Lake Elmo begins the process for reconstructing City Hall and a fire station


Aundrea Kinney/Review • An open house was held in Lake Elmo Feb. 15 to give residents an opportunity to ask questions and provide input on three possible options for rebuilding City Hall and a fire station.

With a growing population and current needs not being met by its City Hall and fire station buildings, Lake Elmo is looking to construct updated facilities. 

The city, along with its architecture and engineering consultant, the BKV Group, held an open house Feb. 15 to get resident input on three possible options for the rebuild projects.

“Some of these things — City Hall, fire station — are centers of the community and we want the community to be involved in what’s going to happen with those things” said city council member Julie Fliflet.

One of the potential options involves constructing a combined city/fire station facility at the existing City Hall site. Another option requires purchasing a neighboring building north of City Hall and creating a combined facility by adding on to the existing building. The third option involves creating a new public safety building at the existing City Hall site and building a new City Hall at the existing location of Fire Station One.

Bruce Schwartzman, a BKV Group representative, explained that the benefit to swapping the locations of the fire station and City Hall would be to have city facilities in the downtown area to potentially help foster local businesses. He added that on the other hand, the most versatile option involves purchasing the building across from City Hall, which is currently for sale.

The three options are comparable in price, with the cheapest being the plan involving the purchase of the neighboring property, which would involve a total estimated project cost of a little over $11 million.

The option utilizing the existing City Hall site would cost about $13 million and the option involving the property swap would cost a little less than $14 million.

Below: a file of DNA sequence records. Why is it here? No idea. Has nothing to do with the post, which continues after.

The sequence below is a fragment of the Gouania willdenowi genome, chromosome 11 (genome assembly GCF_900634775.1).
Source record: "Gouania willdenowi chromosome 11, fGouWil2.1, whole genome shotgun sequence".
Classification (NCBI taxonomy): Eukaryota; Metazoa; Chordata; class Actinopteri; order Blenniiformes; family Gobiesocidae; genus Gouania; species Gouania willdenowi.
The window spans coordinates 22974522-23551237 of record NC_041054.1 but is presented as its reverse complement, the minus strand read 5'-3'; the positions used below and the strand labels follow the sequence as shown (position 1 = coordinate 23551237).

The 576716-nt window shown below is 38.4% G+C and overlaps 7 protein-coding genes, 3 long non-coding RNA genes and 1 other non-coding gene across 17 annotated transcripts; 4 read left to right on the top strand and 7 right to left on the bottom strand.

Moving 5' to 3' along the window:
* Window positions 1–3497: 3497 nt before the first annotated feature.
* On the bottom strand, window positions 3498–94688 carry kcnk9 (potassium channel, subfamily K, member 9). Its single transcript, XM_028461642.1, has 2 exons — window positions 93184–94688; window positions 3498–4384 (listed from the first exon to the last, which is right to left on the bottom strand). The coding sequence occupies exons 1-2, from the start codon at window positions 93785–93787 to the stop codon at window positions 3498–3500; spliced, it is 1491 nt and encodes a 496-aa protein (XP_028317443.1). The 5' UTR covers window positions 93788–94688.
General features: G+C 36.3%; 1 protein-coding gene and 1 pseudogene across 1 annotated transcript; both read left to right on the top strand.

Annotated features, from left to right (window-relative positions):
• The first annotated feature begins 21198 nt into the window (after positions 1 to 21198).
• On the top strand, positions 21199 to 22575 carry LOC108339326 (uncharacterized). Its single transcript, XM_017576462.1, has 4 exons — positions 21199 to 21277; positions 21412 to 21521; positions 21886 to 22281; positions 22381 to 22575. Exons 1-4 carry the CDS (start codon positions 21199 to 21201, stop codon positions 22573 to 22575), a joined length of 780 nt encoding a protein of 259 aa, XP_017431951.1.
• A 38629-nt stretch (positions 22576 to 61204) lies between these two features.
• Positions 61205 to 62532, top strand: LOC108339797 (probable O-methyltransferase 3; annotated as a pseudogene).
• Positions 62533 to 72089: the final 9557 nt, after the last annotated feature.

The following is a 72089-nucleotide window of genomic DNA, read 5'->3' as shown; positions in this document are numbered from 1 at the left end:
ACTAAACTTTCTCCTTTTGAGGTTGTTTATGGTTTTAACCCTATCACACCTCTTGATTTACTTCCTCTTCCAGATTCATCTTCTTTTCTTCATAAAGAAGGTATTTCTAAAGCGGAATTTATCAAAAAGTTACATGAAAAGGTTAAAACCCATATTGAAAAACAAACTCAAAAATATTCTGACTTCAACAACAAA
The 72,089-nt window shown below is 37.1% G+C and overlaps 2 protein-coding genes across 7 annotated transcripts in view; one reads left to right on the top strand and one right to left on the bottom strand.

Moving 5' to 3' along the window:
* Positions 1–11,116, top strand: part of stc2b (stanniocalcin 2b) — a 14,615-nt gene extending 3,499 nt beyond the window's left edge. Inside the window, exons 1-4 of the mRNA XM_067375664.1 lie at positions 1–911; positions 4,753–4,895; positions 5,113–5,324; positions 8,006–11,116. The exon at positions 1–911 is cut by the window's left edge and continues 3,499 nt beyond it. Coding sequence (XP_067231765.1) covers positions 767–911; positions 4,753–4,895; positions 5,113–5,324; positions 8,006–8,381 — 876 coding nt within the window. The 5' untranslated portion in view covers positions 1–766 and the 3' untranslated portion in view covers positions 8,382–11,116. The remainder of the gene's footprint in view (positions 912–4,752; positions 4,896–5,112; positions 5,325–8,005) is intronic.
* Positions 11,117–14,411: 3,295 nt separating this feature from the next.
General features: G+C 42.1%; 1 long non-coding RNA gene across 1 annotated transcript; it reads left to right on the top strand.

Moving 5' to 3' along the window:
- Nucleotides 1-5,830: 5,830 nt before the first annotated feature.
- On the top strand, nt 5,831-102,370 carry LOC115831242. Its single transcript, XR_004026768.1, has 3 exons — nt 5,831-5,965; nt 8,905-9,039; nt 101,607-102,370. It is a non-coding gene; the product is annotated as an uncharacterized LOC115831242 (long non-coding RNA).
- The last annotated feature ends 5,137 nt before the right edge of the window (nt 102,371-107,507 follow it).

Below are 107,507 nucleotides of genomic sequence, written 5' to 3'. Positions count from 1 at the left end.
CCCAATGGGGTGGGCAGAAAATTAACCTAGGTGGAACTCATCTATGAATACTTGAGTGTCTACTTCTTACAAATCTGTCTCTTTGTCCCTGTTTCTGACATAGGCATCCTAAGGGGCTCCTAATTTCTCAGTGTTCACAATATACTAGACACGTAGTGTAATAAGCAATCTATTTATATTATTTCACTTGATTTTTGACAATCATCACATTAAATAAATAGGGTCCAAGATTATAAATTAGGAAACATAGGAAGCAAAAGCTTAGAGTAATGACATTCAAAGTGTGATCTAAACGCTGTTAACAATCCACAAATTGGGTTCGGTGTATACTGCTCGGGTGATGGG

Schwartzman explained that in general, the staff at BKV Group tried to create recommendations that involved use of land the city already owns while being as cost effective as possible.

One change reflected in all three options is the city moving from a two fire station model to a one-station model, a concept that in previous years lacked enough city council support to be enacted. 

“When staff worked with our consultant, BKV, on this, they had come to the conclusion that it would be more efficient to just have one place,” said City Administrator Kristina Handt. “If we were to go to around-the-clock staffing for our fire departments, obviously to staff one station is half the price of staffing two.”

She added that central locations were considered when examining the possibility of a new, single fire station building, in order to keep the response times reasonable.

Handt explained that after the open house, the next steps will be deciding on one preferred option and the creation of more detailed architectural drawings. She explained that some of the estimates used in the presentation were based on construction in 2019, but added that the timeline is just going to be “whatever it takes.”

Fliflet said, “I think we could take as long as we want to on this. I think it’s one of those processes that’s going to evolve.”

 

For more information on the potential changes, visit www.lakeelmo.org or find City of Lake Elmo on Facebook.


 

– Aundrea Kinney can be reached at 651-748-7822 or akinney@lillienews.com.

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